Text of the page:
Reds Fall to St. Louis Again, 4-0; Lose Series Two to One


May 25, 2014; Cincinnati, OH, USA; Cincinnati Reds starting pitcher Mike Leake throws against the St. Louis Cardinals during the sixth inning at Great American Ball Park. Mandatory Credit: David Kohl-USA TODAY Sports

CINCINNATI- Ten of eleven.

Ten of the last eleven series that pit the Cincinnati Reds against the St. Louis Cardinals have had bad results for Reds supporters: St. Louis won each of those ten mentioned series.

Cardinals starting pitcher Adam Wainwright played lights-out baseball Sunday night. He fanned a career-high 12 batters, and allowed only five hits, and one walk through eight scoreless innings. The Reds were outscored in the three-game series 13-8, as their scoring woes continue. The 3.6 runs scored per game leading into today’s contest are the lowest for Cincinnati since 1983, and the goose egg the Reds put up tonight did nothing to help their cause this season.

Notables for the series:

Todd Frazier: 3 for 13, 1 HR, 3 RBI, 5 strikeouts

Devin Mesoraco: 2 for 12, 1 HR, 3 strikeouts

Brandon Phillips: 4 for 12, RBI, 3 strikeouts

Brayan Pena: 4 for 11, RBI, 3 strikeouts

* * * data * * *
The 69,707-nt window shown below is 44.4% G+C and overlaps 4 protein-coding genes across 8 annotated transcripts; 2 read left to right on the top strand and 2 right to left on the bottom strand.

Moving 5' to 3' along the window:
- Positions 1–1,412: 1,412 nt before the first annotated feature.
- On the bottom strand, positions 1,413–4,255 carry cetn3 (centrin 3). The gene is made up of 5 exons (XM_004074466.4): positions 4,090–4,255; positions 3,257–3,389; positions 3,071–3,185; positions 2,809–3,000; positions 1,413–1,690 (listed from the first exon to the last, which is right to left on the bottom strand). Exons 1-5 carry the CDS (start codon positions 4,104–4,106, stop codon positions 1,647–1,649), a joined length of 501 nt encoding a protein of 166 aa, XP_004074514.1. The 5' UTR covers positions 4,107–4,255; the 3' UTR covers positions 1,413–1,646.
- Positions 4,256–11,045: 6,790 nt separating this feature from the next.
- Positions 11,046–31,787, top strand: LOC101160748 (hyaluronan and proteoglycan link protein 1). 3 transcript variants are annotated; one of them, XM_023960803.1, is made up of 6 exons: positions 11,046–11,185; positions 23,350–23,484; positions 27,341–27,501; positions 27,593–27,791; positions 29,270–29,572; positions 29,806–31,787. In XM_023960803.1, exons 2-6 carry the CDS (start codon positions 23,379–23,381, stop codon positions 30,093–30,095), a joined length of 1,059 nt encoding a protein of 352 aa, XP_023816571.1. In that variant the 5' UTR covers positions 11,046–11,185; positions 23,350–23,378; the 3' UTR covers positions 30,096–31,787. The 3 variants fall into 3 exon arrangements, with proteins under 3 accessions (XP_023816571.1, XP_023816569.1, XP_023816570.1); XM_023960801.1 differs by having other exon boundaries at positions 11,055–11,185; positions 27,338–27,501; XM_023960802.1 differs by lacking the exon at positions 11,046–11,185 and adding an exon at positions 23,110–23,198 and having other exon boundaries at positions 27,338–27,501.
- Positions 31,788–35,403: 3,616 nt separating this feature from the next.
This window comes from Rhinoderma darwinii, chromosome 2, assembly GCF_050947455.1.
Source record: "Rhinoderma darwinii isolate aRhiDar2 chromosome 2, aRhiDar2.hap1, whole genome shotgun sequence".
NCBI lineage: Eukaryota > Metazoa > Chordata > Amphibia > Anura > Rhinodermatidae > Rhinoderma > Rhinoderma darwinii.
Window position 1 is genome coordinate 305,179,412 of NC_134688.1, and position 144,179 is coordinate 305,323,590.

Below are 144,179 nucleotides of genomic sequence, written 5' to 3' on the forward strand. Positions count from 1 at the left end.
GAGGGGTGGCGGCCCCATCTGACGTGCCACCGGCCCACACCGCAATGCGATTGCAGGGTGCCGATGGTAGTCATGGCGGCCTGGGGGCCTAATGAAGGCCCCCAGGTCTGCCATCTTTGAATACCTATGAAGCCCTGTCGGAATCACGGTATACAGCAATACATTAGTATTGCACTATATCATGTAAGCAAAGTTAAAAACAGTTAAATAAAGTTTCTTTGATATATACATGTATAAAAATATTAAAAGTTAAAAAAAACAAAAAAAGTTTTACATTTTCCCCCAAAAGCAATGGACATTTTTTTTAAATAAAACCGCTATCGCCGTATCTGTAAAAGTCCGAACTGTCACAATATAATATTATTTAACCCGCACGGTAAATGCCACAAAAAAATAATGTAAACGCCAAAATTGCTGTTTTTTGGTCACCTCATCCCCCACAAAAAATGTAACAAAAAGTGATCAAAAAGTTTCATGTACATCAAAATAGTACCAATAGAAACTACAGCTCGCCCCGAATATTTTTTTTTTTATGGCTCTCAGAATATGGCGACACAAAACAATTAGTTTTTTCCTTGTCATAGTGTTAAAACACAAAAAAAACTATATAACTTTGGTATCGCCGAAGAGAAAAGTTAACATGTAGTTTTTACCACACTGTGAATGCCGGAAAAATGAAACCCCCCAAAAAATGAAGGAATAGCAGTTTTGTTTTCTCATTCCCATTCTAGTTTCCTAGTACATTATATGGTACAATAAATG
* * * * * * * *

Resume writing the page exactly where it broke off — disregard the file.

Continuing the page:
Ryan Ludwick: 4 for 12, 1 HR, 2 RBI, 4 strikeouts

The Reds struggled to produce anything in this series in the runs department. Three runs were scored in 18 innings of baseball against St. Louis in the games on Saturday and Sunday. The Redlegs wasted another good outing from Mike Leake, in a game in which he sacrificed only 2 runs in six innings, and struck out 8 Cardinal batters. Manny Parra gave up two hits and an earned run, and also had a bad throw that was dropped by Zack Cozart that truly should have gotten an important out for Cincy.

Overall, this series left Reds fans with a lot to desire, and one must wonder how long Cincinnati will continue to perform a disappearing act in the batter’s box. Or rather, how long general manager will Walt Jocketty be satisfied with this underwhelming line-up? Only time will tell how long this team will be stuck in this funk, but one thing is for sure: the Reds cannot continue blaming their problems on injuries. Injuries happen to every baseball team on the planet. The great ones are the ones who play through pain, and find ways to win when players can’t play through their injuries.